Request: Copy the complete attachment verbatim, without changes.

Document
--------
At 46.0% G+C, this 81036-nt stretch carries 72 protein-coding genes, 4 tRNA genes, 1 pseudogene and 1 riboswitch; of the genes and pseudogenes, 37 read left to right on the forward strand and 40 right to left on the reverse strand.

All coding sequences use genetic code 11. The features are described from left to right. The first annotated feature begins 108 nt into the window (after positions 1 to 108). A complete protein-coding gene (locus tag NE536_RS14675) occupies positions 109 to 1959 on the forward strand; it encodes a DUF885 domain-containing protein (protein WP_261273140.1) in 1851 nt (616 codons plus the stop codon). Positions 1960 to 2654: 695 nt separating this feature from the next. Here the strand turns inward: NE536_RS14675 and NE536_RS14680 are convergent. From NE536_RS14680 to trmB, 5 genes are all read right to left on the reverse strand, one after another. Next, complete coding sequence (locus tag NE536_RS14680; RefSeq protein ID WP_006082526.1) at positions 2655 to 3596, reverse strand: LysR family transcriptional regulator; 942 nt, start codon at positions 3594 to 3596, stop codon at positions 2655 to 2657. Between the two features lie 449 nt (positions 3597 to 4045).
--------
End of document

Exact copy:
At 46.0% G+C, this 81036-nt stretch carries 72 protein-coding genes, 4 tRNA genes, 1 pseudogene and 1 riboswitch; of the genes and pseudogenes, 37 read left to right on the forward strand and 40 right to left on the reverse strand.

All coding sequences use genetic code 11. The features are described from left to right. The first annotated feature begins 108 nt into the window (after positions 1 to 108). A complete protein-coding gene (locus tag NE536_RS14675) occupies positions 109 to 1959 on the forward strand; it encodes a DUF885 domain-containing protein (protein WP_261273140.1) in 1851 nt (616 codons plus the stop codon). Positions 1960 to 2654: 695 nt separating this feature from the next. Here the strand turns inward: NE536_RS14675 and NE536_RS14680 are convergent. From NE536_RS14680 to trmB, 5 genes are all read right to left on the reverse strand, one after another. Next, complete coding sequence (locus tag NE536_RS14680; RefSeq protein ID WP_006082526.1) at positions 2655 to 3596, reverse strand: LysR family transcriptional regulator; 942 nt, start codon at positions 3594 to 3596, stop codon at positions 2655 to 2657. Between the two features lie 449 nt (positions 3597 to 4045).